The Portrayal of Women in Kalighat Paintings

Originating near the Kali temple in Calcutta in the 19th century was a simplified version of the Pattachitra scroll paintings made by the Patuas who migrated to the urban areas of Calcutta. The paintings are characterised by bold lines, and bright colours and do not have a lot of details in the background. They often portray scenes from Hindu mythology and scenes from everyday life. These paintings were created as souvenirs for those visiting the Kali temple, and later in the entire region of Calcutta. 

Kalighat paintings are a fascinating art style because they depict a period in Indian history when society was undergoing a significant change. There were new developments in technology, the development of cheap oleographs, and lithographs, and the rush culture of urban areas led to the development of a unique style that had to cater to a newer audience. These paintings help in our understanding of that particular period of history, in which this unique art developed.


Portrayal of women in Pre and Post independence Kalighat paintings


Following India’s independence in 1947, the art form experienced a significant shift in the themes, particularly the depiction of women. It also became a platform for political commentary. This new focus reflected the changing political and cultural landscape, particularly the evolving role of women in Indian society.


Pre-independence Kalighat paintings depicted two categories of women: those in their traditional roles, such as mothers, wives and daughters; and those in more scandalous positions, such as that of women with extra-marital affairs or prostitutes. There was a particular thought process behind such depictions, as it was generally the educated women who were seen as harbingers of evil. There were shackles of colonial impressions in the pre-independence Kalighat paintings. The artists wanted to capture the changing societal norms and attitudes in general and towards women in particular.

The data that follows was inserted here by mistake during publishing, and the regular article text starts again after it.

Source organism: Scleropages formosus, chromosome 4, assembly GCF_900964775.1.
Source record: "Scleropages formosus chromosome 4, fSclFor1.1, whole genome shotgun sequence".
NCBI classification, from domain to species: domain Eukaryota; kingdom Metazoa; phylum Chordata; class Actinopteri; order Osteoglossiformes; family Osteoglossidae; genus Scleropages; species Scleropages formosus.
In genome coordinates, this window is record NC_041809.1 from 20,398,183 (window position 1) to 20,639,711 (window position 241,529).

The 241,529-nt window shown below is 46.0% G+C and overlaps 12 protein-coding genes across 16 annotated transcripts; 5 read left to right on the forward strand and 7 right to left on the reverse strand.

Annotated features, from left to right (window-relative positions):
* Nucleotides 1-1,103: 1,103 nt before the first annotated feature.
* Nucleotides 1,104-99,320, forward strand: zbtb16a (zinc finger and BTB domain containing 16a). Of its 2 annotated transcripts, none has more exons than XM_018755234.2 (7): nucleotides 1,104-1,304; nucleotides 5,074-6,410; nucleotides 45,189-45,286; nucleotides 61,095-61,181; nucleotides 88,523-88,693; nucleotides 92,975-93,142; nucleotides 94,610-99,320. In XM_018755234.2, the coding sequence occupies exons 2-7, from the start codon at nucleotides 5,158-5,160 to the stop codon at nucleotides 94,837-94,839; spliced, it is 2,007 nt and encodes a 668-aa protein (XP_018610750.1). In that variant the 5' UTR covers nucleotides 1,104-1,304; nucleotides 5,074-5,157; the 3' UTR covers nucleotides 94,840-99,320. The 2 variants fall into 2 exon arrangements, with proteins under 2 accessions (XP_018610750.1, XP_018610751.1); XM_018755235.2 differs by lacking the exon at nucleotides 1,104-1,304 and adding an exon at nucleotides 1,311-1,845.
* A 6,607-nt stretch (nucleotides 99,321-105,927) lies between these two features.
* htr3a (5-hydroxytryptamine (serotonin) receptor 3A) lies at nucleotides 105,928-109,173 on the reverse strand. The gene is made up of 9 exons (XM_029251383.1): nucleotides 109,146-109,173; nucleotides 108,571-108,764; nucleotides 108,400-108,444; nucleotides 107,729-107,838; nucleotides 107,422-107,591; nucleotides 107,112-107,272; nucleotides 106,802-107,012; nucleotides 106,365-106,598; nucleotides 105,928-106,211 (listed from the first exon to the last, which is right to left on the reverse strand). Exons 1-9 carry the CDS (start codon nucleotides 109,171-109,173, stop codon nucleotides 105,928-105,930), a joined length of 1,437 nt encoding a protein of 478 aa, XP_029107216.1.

However, the post-independence Kalighat paintings focused on the depiction of women as strong, independent and dynamic individuals. In contrast to the scandalous portrayal of women in pre-independence Kalighat, the post-independence paintings depict issues of gender discrimination and violence against women. This evolution in the depiction of women in the Kalighat paintings depicts the broader feminist movements and changes in the roles of women in Indian society. The post-independence Kalighat paintings also reflect the changing influences of Western culture and Victorian standards on society. This is evident in the attire and demeanour of the women depicted, as well as the choice of furniture and background. This shift represents a blend of different cultures, and increasing exposure to new ideas. 



Women as Deities and Icons

Before independence, Kalighat paintings often portrayed women as powerful and revered goddesses such as Kali, Durga, and Lakshmi. These depictions reflect the prominent role of Hindu mythology in shaping societal values and placing women in positions of power and divinity. 

Kalighat paintings were used by artists to express their surroundings, sometimes even satirically. They often painted the goddess Kali, who represented a powerful female figure. This same style of painting was then used to depict the ‘Babus’ (wealthy men), ‘Bibis’ (wealthy women), and ‘Baishyas’ (courtesans or prostitutes).